Christophe Pellegrino and Jérôme Laurin are researchers at Aix-Marseille University and co-published in October 2018 a scientific article in the journal Biomacromolecules. They explore the properties of an injectable and degradable gel that could change our relationship to neuro-pharmacological treatments. What are the implications of this work? Are we on the trail of a new miracle treatment or is it jumping to conclusions too quickly?
Christophe Pellegrino is a PhD in neuroscience and a lecturer at Aix-Marseille University. At the Mediterranean Institute of Neurobiology (INMed), his work focuses on understanding the mechanisms put in place by the central nervous system and more particularly the brain, in order to adapt and respond to brain injuries.
Jérôme Laurin is a PhD in human movement sciences and a lecturer at Aix-Marseille University. At the Étienne-Jules MAREY Institute of Movement Sciences (ISM), his work focuses on the influence of physical exercise on brain and muscle plasticity and on the recovery of vascular accidents.
How did your collaboration begin?
“Involving several teams with different interests in the study allows us to complete our approach, to better understand the issue and to look at the problem from several points of view. Beyond the need for transversality, we had a common interest in developing this gel.
The collaboration was initiated by Jérôme, with whom I [Christophe Pellegrino] was already working on stroke. Regarding post-stroke recovery, I have a more pharmacological approach while Jérôme is closely interested in the role of physical exercise. The Institute of Radical Chemistry (ICR), notably Didier Gigmes and Thomas Trimaille, has been collaborating with the ISM for several years on the manufacture and use of gels in spinal cord traumas.”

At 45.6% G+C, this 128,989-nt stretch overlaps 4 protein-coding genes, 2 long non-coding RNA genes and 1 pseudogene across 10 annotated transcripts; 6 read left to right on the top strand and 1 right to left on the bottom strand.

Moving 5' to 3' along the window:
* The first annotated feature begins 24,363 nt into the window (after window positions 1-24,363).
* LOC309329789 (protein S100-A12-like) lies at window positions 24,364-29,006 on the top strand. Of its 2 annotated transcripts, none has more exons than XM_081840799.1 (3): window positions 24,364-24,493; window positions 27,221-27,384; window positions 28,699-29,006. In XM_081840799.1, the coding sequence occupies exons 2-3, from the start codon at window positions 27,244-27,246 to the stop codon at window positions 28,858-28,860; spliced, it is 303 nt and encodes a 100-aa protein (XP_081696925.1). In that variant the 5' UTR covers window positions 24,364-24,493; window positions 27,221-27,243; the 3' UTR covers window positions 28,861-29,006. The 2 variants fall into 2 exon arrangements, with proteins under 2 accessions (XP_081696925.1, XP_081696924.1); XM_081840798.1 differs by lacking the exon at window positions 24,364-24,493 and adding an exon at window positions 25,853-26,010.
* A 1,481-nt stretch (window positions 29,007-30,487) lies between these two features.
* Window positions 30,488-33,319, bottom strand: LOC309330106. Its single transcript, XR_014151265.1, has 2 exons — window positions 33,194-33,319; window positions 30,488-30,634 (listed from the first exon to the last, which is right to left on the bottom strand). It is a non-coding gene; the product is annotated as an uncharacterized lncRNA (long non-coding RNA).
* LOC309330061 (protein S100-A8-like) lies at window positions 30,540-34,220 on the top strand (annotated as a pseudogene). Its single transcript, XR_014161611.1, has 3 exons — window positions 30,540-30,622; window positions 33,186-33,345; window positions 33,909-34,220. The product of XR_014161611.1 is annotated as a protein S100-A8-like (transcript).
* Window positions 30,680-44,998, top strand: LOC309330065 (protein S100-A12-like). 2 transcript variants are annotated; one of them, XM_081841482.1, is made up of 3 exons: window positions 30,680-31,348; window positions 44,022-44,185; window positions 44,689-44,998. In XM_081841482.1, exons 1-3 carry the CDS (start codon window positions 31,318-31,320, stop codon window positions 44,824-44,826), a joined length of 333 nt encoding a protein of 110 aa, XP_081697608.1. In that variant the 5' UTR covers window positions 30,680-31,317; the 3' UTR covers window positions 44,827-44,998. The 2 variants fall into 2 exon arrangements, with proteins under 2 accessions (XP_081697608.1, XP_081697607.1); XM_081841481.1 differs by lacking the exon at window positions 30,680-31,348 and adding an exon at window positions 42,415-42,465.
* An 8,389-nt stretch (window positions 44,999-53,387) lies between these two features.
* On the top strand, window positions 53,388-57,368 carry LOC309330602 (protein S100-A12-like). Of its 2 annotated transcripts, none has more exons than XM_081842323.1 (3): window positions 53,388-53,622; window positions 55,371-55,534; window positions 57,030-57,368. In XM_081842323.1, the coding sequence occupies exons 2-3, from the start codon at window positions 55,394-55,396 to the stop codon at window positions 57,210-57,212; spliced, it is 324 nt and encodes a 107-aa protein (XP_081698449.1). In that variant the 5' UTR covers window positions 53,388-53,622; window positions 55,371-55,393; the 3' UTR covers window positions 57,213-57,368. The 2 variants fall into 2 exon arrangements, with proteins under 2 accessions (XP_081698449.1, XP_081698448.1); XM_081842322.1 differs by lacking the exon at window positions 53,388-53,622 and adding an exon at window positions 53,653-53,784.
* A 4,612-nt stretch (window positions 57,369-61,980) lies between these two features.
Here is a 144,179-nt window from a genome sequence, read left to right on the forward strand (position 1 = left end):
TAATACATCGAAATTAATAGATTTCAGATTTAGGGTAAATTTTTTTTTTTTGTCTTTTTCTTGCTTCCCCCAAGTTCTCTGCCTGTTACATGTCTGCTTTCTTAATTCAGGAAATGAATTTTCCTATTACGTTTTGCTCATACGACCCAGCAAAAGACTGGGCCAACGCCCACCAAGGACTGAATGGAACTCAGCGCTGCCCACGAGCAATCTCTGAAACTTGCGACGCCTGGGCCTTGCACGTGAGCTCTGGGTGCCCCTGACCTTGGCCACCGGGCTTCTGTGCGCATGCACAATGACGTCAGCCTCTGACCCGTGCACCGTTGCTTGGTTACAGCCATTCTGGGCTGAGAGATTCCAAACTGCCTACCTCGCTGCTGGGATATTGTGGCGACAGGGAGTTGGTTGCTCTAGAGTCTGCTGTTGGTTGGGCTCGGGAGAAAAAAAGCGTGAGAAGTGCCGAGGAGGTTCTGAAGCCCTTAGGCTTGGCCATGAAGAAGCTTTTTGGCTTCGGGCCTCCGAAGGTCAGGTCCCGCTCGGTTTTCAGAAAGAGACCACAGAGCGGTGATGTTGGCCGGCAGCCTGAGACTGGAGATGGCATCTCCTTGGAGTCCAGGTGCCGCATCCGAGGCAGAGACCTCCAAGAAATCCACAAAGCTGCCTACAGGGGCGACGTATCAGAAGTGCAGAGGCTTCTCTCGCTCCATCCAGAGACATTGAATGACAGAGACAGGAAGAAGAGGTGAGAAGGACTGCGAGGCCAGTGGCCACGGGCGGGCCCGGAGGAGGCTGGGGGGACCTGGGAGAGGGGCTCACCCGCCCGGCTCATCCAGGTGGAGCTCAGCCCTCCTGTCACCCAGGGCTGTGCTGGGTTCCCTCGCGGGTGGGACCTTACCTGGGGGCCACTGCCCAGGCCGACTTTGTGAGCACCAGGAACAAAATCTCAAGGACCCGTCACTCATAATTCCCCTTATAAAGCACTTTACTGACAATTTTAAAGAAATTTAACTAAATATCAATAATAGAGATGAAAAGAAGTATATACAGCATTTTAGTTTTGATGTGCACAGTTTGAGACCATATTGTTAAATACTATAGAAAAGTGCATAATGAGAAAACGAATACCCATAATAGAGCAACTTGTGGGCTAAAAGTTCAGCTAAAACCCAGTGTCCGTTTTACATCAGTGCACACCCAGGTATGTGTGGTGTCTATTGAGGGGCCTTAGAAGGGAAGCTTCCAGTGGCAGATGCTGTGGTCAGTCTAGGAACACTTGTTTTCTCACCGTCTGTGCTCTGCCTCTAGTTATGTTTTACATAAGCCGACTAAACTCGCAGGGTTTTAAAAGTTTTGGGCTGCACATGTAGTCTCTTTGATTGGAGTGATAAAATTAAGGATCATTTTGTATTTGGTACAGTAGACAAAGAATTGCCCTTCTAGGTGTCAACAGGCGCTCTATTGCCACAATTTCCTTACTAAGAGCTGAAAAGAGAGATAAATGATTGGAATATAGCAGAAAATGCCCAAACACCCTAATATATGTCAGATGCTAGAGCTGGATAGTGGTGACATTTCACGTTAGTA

How did you get to work on this gel?
“We learn about stroke every day, research is progressing slowly but surely. For example, we have recently learned that the earlier the return to physical activity, the more effective the recovery is, whereas a few years ago we thought we should let the patient recover in bed as much as possible. Today we know that we must act as soon as possible after the stroke.
Immediately after a stroke, there is significant inflammation and secondary neuronal death, meaning that the neurons around the area initially affected will also die. It’s these neurons that therapies try to protect! For this purpose, physical exercise is useful because it promotes brain plasticity, but not enough. Deficits persist, which motivates our approach to combine exercise and pharmacological treatment. Overall, monotherapy is not very effective and it seems necessary to combine treatments.
There is also a high demand among the population. Following the release of an overly enthusiastic article in La Provence [local newspaper], we received several calls from patients who absolutely wanted to participate in an experiment with our gel. Unfortunately, we’re not there yet.”
What are the particularities of this gel?
“The principle itself is not new! The originality of our research lies above all in the composition of the hydrogel, its evolution over time but also its ability to gradually degrade and release the pharmacological molecules – the treatment – it contains. This allows us to control exactly the speed and quantity of molecules diffused according to a well calibrated kinetics.
Our product is liquid at room temperature and becomes a gel at physiological temperature, in other words at the temperature prevailing in the brain, 37°C. The liquid state makes it possible to deliver the treatment in the desired region, via a much lighter surgery than what can usually be done in preclinical studies. A single localized injection with a minimal hole in the skull and not a significant craniotomy is all it takes. Once in the brain, the product takes the form of a gel, which greatly reduces its diffusion and allows a very localized pharmacological release. The mechanical properties of hydrogels are very similar to those of nerve tissue.